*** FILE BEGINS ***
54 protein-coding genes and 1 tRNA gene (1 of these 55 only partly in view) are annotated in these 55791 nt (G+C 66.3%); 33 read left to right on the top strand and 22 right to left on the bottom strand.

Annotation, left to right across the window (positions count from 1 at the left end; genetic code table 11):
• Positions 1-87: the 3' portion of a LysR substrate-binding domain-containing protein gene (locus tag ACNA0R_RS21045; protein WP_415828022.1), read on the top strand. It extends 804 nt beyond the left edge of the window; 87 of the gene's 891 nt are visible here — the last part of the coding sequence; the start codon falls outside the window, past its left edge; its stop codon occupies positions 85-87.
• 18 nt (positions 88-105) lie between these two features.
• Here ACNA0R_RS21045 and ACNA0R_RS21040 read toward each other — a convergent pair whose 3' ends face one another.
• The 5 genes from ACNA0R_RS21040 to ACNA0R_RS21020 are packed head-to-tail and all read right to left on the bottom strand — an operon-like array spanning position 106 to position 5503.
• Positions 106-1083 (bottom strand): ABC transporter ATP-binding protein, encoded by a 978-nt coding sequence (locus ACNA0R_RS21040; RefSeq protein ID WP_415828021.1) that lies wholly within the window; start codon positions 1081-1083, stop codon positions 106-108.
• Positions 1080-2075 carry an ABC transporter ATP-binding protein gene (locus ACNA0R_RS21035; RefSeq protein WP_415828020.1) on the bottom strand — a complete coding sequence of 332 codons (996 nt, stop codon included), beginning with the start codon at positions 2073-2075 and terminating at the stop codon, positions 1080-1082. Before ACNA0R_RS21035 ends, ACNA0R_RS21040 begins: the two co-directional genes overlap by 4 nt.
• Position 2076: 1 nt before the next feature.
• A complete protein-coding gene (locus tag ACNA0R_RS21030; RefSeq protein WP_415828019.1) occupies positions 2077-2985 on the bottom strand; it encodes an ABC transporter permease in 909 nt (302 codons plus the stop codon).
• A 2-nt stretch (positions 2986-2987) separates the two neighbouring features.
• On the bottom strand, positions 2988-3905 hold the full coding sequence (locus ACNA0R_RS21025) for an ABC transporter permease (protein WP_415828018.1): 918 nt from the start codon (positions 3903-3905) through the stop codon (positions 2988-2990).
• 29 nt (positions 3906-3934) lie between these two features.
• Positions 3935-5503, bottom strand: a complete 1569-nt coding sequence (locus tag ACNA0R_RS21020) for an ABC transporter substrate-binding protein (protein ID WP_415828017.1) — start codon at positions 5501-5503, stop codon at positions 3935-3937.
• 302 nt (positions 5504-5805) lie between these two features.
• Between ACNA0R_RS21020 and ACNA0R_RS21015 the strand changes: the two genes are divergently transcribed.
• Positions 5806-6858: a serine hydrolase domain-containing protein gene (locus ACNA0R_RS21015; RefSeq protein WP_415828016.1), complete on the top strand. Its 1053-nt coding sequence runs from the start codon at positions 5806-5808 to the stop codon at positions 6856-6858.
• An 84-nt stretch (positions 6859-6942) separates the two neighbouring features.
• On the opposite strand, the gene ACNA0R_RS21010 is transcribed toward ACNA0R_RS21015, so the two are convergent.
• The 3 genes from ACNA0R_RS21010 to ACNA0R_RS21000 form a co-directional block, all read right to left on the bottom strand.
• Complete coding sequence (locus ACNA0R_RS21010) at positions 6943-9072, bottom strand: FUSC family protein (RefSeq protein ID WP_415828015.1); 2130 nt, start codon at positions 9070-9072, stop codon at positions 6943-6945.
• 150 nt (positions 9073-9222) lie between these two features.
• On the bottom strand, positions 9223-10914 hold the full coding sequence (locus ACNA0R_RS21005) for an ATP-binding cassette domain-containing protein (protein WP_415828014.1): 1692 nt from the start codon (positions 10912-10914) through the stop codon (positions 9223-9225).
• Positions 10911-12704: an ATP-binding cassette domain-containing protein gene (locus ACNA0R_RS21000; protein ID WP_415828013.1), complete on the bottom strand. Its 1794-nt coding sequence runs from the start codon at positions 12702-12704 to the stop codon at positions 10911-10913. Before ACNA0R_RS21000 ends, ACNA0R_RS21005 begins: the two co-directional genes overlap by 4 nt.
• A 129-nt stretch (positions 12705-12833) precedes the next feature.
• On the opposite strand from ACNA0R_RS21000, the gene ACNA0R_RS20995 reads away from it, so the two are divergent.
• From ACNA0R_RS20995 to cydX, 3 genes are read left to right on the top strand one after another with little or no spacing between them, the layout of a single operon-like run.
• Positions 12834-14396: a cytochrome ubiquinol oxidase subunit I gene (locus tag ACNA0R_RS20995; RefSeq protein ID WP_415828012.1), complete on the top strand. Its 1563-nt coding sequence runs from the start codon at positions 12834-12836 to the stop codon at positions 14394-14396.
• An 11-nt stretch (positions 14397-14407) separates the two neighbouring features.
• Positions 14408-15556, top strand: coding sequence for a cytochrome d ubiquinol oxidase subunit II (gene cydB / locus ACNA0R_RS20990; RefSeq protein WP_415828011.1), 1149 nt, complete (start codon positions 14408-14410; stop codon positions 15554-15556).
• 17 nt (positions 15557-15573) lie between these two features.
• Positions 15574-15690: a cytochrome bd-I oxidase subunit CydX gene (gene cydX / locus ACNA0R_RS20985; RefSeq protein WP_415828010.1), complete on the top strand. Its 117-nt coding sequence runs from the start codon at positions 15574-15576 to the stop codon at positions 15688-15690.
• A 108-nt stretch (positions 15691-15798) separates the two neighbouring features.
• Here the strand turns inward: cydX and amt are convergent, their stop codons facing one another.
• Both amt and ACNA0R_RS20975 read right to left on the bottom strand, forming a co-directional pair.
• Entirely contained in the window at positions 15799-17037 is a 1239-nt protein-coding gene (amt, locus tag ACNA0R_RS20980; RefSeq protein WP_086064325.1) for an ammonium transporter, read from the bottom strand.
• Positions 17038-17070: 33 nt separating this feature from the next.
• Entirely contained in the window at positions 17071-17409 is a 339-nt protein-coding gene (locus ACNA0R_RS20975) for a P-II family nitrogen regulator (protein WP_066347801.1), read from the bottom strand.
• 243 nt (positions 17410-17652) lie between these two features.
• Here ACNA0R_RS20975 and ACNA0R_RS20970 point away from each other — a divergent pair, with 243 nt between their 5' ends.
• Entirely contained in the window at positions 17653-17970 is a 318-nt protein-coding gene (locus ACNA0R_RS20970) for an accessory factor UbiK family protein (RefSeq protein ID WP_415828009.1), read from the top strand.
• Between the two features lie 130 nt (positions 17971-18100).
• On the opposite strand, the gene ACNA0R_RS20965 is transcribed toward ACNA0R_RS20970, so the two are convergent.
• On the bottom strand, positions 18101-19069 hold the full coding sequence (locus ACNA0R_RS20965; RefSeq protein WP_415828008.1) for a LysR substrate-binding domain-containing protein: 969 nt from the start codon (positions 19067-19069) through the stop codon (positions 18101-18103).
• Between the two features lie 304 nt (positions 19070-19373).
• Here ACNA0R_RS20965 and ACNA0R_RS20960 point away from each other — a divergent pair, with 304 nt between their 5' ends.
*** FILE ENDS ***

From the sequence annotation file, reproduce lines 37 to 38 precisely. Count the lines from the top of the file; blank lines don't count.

• Positions 17038-17070: 33 nt separating this feature from the next.
• Entirely contained in the window at positions 17071-17409 is a 339-nt protein-coding gene (locus ACNA0R_RS20975) for a P-II family nitrogen regulator (protein WP_066347801.1), read from the bottom strand.